Improve math and science standards for 21st century education

2010-11-09T08:01:00Z Improve math and science standards for 21st century educationGuest column by BRENT A. CAMPBELL
November 09, 2010 8:01 am  • 

I applaud Missoula County Public School's and the University of Montana's Pre-K-20 Education Initiative. This joint effort between the private sector and educational system helps define important improvements necessary to create a 21st century educational system in Montana.

As an engineer, I believe that fostering a career vision in young students and offering a practical path for achievement in the sciences, technology, engineering and mathematics is a key to our economic future. A clear path is needed for all students to achieve at their highest interest level and potential. We need to provide a seamless transition between Pre-K-12 education, the associate degree and the bachelor's degree in arts or sciences. Breaking down the traditional institutional barriers that exist in education will allow all of our students to achieve at their own pace, remain in school and pursue advanced degrees.

Of significant concern is the growing disparity between the United States and emergent countries like China and India in the STEM disciplines. In the United States, almost 30 percent of people holding engineering and sciences degrees are 50 years or older and will soon retire. Americans now pursuing engineering degrees have decreased 20 percent since 1985. In contrast, students seeking engineering degrees in China and India have doubled since 2005. I see firsthand education affecting my profession, our ability to hire qualified staff and our country's ability to compete in the global market place.

Our future economic well-being will be founded on our ability to create new technology. New technologies in transportation, energy and communications will continue to revolutionize the way we live and will help solve our biggest problems. Unless something changes, the United States will fall behind in our historic role as leaders in technology development. Although there has been some national attention to our STEM shortfall, the problem must be addressed on the local level and in the home.

We must improve our educational standards in math and sciences. I was shocked to learn that 30 percent of students entering the University of Montana require remedial coursework in math or science. Our university system is expending precious resources for students to complete their high school education. We need to consider higher minimum standards for high school graduation and admission into the university system.

When I hear about studies showing that we "lose" kids in the transitions between middle school, high school and college, the issue hits home. I was in eighth grade when I was encouraged to take advanced placement mathematics by a dedicated public school teacher. Little did I know at the time, but that encouragement directly affected my prospects of becoming an engineer. The engineering curriculum is challenging and a sound foundation in mathematics, specifically calculus, is critical to complete the chemistry, physics and engineering mechanics coursework required. My rigorous high school curriculum in mathematics well prepared me for college calculus and differential equations, and gave me the foundation necessary to learn the sciences and become an engineer.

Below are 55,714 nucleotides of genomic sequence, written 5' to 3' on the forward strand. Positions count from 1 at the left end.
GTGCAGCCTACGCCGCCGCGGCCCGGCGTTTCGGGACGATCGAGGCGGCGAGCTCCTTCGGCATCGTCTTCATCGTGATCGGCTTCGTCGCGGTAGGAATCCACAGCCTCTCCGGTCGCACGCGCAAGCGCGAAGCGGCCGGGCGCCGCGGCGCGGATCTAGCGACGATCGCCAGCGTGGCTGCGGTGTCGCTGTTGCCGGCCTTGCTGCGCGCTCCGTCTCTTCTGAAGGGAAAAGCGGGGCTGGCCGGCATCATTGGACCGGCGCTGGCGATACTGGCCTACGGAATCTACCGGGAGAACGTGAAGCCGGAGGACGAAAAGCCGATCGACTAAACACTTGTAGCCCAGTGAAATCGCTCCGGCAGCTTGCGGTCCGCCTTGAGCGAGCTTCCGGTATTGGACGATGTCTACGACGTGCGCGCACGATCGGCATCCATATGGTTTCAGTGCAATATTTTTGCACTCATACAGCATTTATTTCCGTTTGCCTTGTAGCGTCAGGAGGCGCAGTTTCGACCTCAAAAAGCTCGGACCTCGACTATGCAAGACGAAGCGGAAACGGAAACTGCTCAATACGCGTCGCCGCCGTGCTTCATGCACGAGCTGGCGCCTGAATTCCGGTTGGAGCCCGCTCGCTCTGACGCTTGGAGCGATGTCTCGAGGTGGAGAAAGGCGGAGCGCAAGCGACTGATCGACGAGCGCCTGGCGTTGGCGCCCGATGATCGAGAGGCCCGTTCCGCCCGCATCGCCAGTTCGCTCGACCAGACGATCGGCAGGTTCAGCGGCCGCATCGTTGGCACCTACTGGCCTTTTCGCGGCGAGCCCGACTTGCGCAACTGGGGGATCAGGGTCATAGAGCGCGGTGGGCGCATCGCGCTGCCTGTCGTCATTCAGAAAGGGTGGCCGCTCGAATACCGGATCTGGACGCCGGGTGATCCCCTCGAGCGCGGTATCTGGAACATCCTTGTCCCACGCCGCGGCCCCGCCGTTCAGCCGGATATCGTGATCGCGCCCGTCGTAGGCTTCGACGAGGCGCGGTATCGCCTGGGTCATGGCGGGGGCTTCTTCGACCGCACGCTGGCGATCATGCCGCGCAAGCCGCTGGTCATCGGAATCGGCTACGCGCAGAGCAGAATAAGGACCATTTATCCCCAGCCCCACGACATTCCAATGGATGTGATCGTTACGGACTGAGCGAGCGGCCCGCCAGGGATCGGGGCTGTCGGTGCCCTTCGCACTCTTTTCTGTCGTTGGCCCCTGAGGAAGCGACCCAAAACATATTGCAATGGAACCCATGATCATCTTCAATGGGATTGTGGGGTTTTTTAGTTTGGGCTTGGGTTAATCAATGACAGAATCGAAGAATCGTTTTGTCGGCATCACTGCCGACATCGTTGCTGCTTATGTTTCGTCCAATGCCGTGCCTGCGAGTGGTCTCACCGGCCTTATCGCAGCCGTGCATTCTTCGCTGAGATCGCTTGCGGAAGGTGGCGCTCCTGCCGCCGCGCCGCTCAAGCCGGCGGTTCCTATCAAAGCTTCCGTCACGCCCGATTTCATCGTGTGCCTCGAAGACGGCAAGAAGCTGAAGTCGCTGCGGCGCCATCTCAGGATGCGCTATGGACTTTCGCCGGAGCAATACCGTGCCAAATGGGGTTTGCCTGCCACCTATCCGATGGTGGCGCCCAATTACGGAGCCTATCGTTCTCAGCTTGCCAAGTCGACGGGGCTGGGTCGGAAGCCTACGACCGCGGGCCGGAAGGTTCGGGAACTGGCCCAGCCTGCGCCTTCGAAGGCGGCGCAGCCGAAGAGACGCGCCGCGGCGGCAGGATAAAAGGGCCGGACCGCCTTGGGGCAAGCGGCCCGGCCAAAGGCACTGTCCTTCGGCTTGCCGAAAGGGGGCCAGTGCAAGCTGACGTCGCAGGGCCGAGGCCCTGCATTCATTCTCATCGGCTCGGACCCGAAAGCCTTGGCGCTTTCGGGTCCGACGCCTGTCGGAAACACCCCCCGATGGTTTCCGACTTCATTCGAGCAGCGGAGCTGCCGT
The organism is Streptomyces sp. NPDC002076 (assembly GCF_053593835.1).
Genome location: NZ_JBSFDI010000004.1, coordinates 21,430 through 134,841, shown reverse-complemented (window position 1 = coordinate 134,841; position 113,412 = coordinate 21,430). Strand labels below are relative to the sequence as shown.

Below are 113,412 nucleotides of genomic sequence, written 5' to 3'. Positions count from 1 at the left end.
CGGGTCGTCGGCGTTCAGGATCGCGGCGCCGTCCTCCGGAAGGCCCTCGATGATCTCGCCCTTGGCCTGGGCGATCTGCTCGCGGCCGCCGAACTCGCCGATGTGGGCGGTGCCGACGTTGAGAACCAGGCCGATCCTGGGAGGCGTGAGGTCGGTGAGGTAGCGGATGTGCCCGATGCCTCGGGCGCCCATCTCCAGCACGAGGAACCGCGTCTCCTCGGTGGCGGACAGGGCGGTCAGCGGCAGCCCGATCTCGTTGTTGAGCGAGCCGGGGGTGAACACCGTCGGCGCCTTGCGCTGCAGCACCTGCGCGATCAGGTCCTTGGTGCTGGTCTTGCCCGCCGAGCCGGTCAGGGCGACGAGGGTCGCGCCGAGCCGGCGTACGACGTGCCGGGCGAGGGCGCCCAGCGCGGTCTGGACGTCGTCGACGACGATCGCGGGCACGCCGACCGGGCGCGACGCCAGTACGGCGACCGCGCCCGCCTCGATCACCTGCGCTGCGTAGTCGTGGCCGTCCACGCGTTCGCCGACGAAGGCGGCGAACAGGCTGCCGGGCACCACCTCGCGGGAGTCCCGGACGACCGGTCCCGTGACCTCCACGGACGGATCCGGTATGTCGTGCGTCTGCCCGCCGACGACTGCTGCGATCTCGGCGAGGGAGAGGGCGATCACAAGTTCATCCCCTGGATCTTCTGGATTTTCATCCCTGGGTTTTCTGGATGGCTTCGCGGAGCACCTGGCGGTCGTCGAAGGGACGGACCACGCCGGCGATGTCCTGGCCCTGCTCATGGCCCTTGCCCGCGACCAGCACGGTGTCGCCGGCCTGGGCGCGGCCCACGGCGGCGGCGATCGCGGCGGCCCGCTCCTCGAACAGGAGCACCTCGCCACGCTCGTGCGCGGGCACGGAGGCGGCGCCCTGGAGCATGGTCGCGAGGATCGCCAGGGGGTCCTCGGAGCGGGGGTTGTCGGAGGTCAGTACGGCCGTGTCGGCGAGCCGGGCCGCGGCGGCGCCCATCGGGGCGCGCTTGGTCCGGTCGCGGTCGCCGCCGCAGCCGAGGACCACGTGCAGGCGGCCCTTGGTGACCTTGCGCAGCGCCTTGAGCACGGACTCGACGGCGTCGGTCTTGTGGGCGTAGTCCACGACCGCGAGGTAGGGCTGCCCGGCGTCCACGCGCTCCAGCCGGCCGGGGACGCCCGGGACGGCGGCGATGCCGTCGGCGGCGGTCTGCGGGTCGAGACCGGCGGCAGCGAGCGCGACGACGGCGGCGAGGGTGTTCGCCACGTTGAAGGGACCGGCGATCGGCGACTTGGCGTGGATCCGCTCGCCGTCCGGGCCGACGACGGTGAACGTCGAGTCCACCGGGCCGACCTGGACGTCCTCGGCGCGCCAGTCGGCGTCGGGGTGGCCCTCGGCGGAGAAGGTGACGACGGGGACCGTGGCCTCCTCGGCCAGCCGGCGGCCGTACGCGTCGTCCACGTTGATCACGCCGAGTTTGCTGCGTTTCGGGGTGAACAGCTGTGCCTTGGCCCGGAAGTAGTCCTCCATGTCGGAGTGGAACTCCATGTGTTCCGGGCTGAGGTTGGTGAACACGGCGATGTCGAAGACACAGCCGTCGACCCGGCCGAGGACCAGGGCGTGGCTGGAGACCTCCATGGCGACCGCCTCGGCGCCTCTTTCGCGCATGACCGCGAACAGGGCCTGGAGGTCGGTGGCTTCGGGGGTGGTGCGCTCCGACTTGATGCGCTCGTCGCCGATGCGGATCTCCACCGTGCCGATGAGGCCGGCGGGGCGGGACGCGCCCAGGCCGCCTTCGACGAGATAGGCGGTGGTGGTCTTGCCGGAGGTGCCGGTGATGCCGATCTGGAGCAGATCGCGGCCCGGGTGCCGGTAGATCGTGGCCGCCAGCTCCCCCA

An important strategy of the initiative is to strengthen the College of Technology by expanding the curriculum and providing state-of-the-art facilities in which to learn. This will make it more attractive to students and improve the learning environment. Engineers and technicians work hand in hand. We need a strong technologies educational system to supplement our excellent engineering programs. The COT offers associate degrees that lead to jobs in applied disciplines such as computers, medicine, electronics and energy technology. Providing modern facilities and equipment for a 21st century education is critical for all levels of education.

I am personally committed to helping our youth achieve careers in science, technology, engineering and mathematics. This legislative session, please ask elected officials and legislators to improve education by providing funding for teachers, educational infrastructure and new technology. Investment now will help to create a seamless Pre-K-20 education system, improve our ability to compete in a global economy, and create quality jobs in Montana.

Brent Campbell is president and CEO of WGM Group Inc., and writes from Missoula.


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